With so many restaurants, schools, and events closing around the country, small farmers are at risk of losing a large portion of their income. But you can still support the small farms near you, while buying fresh, organic foods for you and your family, even as we practice social distancing in an effort to curb COVID-19.
Here are three ways you can buy fresh, healthy foods and help the local farms stay in business:
1. It's never been a better time to join a CSA! Anyone can buy a share of a local farm through a Community Supported Agriculture (CSA) program. Investing in a CSA gives you the freshest fruits and vegetables that your favorite local farm has harvested each week! CSAs are typically delivered to you for a small fee or you can pick them up from a central location, but there is minimal person-to-person contact involved in the hand-off of produce and farms are implementing best food safety practices.Since you're investing in the same farm for the entire season and eliminating any supermarkets or other retail middlemen, joining a CSA is the most direct way you can financially support your favorite local farmers. It's also a great excuse to try new fruits and vegetables. Find a CSA near you.
2. Go to the farmers' market! Like grocery stores, USDA has classified farmers' markets as essential businesses, and many remain open throughout this period of social distancing. Farmers' markets offer a safer shopping experience than supermarkets do because they are open air and spacious with more distance between shoppers than a grocery store while offering the freshest fruits and vegetables around! The temporary nature of the booths allows for easy cleaning and less contact with people as well.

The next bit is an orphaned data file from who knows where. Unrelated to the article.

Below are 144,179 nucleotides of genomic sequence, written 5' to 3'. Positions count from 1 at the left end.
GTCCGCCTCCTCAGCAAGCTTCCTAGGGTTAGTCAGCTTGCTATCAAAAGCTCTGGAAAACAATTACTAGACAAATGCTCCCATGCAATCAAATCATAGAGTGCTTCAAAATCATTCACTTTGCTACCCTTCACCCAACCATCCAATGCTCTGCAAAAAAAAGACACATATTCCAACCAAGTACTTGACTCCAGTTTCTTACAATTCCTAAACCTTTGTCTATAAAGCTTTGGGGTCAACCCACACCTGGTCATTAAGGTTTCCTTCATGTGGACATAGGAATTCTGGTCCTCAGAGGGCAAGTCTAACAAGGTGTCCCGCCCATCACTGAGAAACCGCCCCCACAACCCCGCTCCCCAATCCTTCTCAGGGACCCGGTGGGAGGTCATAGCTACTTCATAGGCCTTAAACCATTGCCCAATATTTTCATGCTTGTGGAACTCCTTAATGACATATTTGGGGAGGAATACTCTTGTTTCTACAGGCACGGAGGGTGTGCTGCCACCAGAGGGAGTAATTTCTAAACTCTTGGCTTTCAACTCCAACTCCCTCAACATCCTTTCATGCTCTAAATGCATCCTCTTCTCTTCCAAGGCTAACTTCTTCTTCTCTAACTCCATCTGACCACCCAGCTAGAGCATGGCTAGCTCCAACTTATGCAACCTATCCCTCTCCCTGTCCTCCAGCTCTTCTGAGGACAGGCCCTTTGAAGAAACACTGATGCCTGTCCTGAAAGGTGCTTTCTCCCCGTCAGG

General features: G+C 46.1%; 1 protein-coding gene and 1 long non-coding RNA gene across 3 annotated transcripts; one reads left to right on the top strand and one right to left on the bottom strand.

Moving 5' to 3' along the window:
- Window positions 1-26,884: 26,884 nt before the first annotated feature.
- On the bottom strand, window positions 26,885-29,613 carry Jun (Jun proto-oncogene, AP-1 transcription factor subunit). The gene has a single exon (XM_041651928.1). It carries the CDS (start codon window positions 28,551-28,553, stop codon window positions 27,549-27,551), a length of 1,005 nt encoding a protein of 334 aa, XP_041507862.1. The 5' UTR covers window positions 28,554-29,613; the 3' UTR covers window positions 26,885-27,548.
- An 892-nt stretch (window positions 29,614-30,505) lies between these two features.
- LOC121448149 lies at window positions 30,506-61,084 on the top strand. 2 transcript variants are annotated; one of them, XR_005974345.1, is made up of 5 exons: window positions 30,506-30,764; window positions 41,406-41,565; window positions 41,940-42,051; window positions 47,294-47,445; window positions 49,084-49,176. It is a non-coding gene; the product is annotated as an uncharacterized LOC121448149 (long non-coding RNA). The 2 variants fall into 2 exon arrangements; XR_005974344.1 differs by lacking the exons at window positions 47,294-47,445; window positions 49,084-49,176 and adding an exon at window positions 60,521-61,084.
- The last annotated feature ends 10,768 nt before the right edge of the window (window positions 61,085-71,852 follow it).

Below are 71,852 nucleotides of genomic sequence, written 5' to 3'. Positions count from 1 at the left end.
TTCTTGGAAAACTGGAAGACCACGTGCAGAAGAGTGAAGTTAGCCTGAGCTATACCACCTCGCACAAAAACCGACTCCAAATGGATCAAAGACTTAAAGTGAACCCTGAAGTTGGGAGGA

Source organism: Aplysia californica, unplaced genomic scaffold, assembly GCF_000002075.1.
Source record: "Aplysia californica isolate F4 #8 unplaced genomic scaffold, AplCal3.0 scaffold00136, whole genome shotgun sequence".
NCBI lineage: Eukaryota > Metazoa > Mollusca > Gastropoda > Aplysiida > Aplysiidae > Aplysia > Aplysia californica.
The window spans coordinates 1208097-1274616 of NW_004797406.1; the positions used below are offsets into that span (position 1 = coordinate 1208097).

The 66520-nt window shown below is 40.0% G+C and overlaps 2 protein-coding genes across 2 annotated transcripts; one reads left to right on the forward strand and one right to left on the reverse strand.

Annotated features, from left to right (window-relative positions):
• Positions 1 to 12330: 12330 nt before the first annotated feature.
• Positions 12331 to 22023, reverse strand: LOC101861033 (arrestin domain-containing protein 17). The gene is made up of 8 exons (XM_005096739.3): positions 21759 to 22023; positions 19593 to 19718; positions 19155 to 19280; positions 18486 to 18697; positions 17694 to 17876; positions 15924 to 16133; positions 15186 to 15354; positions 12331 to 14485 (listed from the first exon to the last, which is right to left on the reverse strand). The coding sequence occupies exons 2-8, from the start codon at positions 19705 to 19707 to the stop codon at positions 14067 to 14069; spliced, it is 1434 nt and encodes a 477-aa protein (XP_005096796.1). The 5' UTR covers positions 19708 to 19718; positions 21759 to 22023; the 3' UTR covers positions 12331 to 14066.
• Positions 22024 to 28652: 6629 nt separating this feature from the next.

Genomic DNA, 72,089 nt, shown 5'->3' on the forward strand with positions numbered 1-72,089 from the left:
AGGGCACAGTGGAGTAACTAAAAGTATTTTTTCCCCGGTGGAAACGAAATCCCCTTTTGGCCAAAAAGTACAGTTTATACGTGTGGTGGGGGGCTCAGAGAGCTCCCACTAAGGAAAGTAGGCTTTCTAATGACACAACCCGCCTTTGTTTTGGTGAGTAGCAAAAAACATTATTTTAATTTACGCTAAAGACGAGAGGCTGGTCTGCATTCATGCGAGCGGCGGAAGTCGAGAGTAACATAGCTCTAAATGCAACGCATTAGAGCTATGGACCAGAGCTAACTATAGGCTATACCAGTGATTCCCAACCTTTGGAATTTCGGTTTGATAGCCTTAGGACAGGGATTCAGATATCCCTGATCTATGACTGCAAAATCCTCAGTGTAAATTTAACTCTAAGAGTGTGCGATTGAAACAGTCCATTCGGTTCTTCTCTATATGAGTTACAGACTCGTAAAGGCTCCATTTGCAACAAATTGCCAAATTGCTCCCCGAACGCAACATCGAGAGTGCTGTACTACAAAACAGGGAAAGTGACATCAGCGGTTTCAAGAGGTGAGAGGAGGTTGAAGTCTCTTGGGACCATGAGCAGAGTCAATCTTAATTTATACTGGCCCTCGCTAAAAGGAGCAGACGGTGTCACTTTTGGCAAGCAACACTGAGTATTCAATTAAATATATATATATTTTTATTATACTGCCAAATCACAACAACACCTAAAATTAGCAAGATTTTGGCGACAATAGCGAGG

Find a farmers' market near you, but remember to call to make sure that it's one of the farmer's markets still in operation before you go!
3. Order takeout or delivery from farm-to-table restaurants. Many restaurants are still offering takeout and delivery meals during this time. Don't worry about contracting coronavirus from food. The CDC has stated that there is no evidence that the COVID-19 can start in your gastrointestinal tract, and that your stomach acid would likely inactivate the virus upon contact.
Both restaurants and the farms they source from are vulnerable to going out of business in an economic downturn brought on by these necessary COVID-19 precautions because both business models have very thin profit margins. Most local farms get a good chunk of their income from farm-to-table restaurants, which has been drastically reduced or removed entirely as we stay home to prevent COVID-19 from spreading further.
The restaurants that are open for takeout and delivery near you will vary from location to location. Seek out independent restaurants that buy produce from local farms. Farm-to-table restaurants often list the farms they source from in the descriptions of the relevant dishes on their menus.
Thank you for helping us protect our local food system, and our health, during this trying time. Eat well and stay safe!